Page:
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My two cents:

Like it or not, the market seems to largely support the high ticket prices. The only alternative is simply not to go. Someone else will likely buy those tickets.

That said, I speak from experience: high ticket prices and big name concerts bring out the worst "fans" you could want. While I had to take a deep breath to pay $300 to see them, many of the people around me couldn't have cared less about the prices, or the show. People talking throughout the whole show, arriving drunk, being belligerent, starting fights, being kicked out for smoking, arriving late and leaving early....these are people who are only there because it's the "thing to do", or are there because of corporate gifting. All of that behavior happened in my section, within a few rows.

Sadly, it's not a trend I see changing soon. As I said to my gf during one of the many distractions around us, "don't worry, I'm sure the Blu-Ray will be great." Of course, if I want to get in with the true fans, I need to get GA (which I've never been able to do in the past), wait in long lines, and be prepared to have no seat. I settled for my one show this tour, and that was it. All I can say is, when I saw Zoo TV, I paid, at the most, $32, and had 2nd row seats. The higher costs these days have no reflection on how good of a show it is by comparison, I can tell you that.

You know you could have paid $300 dollars to a ticket reseller and gotten GA. I've been able to get GA to every U2 tour since Elevation, the only problem was getting inside the inner circle on the Vertigo Tour.

So it's my fault for not gaming the system. Fair enough. Hell, I bought into U2's fan club for the privilege of buying 300-level tickets for Vertigo. I wanted GA, and that's what I got. Ah well.

That happened to me too on the Vertigo tour. Demand was out of site, and it was the first time U2 had used the new fan club system. I was able to get GA though on the 2nd leg through a friend.  GA was generally easy to get through the fan club in 360 because there were so many more available tickets, an average of 10,000-15,000 Stadium vs 2,000 for the arena shows. Arenas are harder to get GA, but paid up fan club member since 2005 should be able to get GA has they go in first during the pre-sale phase of buying tickets. So things are much better for fan club members, provided you stayed with the fan club over the years and never left.

Well, I certainly wasn't willing to keep paying for the kind of service I got in Vertigo.  Dropped it like a hot potato.  It pretty much swore me off fan clubs in general.  I'd much rather just pay the money for what I want, than pay annually for the possible chance to get something I might want.  Otherwise, subscribing to a band mostly just benefits them (as it did in 2004).  I'm less inclined these days to care about GA anyway, so.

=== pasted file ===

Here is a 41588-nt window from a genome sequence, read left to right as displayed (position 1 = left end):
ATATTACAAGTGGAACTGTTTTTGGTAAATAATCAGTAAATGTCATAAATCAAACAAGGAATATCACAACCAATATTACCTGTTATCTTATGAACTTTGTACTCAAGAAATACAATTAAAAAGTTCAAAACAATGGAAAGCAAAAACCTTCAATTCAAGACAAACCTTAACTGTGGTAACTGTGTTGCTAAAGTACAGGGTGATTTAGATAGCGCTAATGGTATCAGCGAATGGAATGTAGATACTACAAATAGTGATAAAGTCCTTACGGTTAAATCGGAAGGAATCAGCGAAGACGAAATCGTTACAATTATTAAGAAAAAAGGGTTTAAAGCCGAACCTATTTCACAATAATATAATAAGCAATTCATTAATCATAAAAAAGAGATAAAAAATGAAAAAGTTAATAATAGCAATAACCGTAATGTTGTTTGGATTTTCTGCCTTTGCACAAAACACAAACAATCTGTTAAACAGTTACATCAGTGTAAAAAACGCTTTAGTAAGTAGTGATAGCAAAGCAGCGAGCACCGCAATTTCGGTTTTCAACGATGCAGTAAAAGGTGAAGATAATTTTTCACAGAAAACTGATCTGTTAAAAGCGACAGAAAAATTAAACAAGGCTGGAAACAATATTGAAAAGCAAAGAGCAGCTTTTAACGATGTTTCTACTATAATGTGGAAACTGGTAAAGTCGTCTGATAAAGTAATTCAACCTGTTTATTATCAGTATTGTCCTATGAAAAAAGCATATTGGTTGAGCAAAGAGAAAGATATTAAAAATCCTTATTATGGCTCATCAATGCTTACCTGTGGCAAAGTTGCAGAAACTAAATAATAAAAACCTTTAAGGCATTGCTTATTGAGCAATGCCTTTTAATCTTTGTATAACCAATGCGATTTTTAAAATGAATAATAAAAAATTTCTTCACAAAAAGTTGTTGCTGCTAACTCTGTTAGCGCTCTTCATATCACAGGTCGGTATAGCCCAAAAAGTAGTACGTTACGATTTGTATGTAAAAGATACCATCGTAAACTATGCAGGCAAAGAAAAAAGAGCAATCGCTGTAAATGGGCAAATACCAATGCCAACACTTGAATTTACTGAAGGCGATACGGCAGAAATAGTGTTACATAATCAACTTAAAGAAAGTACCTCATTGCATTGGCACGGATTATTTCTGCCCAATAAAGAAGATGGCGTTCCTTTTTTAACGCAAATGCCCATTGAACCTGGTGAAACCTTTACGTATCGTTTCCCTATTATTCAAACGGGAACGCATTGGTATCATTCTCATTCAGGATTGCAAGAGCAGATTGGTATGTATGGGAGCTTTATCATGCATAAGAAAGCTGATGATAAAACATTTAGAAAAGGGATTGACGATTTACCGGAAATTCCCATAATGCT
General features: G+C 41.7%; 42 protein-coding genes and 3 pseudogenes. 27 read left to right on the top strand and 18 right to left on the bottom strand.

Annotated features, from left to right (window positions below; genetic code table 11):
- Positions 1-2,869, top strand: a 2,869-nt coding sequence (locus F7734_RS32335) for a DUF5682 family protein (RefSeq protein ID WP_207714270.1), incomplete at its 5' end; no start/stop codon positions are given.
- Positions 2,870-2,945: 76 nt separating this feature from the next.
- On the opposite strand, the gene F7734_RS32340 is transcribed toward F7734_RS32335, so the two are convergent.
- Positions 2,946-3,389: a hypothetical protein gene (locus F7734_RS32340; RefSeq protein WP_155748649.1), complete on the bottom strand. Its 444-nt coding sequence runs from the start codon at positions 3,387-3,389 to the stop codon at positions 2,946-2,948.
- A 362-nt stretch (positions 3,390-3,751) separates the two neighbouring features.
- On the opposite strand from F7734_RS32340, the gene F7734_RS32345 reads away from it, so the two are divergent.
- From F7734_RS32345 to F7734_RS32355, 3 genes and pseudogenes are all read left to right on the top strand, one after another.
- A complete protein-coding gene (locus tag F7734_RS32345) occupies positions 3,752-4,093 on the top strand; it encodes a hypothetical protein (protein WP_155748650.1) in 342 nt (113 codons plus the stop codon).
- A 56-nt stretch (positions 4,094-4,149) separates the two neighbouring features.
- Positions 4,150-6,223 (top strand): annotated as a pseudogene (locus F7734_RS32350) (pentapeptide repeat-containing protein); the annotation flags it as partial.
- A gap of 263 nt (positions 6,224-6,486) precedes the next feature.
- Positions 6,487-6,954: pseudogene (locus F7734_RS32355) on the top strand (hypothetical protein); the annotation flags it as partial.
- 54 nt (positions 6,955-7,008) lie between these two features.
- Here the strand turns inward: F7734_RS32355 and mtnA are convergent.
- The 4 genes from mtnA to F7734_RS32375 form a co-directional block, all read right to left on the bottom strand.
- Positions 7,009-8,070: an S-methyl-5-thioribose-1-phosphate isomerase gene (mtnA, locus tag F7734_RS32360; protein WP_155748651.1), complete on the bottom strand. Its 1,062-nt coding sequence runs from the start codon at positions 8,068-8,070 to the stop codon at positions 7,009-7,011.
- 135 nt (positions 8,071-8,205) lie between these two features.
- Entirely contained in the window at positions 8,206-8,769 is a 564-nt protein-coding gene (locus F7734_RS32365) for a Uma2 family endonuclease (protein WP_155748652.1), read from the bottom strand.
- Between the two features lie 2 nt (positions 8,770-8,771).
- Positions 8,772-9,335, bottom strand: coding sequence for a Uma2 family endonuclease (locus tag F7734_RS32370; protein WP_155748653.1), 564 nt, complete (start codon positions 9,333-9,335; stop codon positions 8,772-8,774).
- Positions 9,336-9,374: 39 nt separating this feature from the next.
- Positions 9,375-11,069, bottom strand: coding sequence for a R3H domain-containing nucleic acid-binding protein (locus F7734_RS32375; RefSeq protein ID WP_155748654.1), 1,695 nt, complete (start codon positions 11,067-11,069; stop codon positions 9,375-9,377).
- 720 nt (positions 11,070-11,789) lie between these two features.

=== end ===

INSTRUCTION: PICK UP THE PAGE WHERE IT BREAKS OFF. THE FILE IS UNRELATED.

I do wonder how much any of the fan club-only gifts might have cost had they been sold normally.  I'm sure I'd have bought some of them, but that's on me.

Offline Blueyedboy

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Re: Have U2 become all about the money?
« Reply #123 on: June 30, 2015, 10:03:14 AM »
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My two cents:

Like it or not, the market seems to largely support the high ticket prices. The only alternative is simply not to go. Someone else will likely buy those tickets.

That said, I speak from experience: high ticket prices and big name concerts bring out the worst "fans" you could want. While I had to take a deep breath to pay $300 to see them, many of the people around me couldn't have cared less about the prices, or the show. People talking throughout the whole show, arriving drunk, being belligerent, starting fights, being kicked out for smoking, arriving late and leaving early....these are people who are only there because it's the "thing to do", or are there because of corporate gifting. All of that behavior happened in my section, within a few rows.

Sadly, it's not a trend I see changing soon. As I said to my gf during one of the many distractions around us, "don't worry, I'm sure the Blu-Ray will be great." Of course, if I want to get in with the true fans, I need to get GA (which I've never been able to do in the past), wait in long lines, and be prepared to have no seat. I settled for my one show this tour, and that was it. All I can say is, when I saw Zoo TV, I paid, at the most, $32, and had 2nd row seats. The higher costs these days have no reflection on how good of a show it is by comparison, I can tell you that.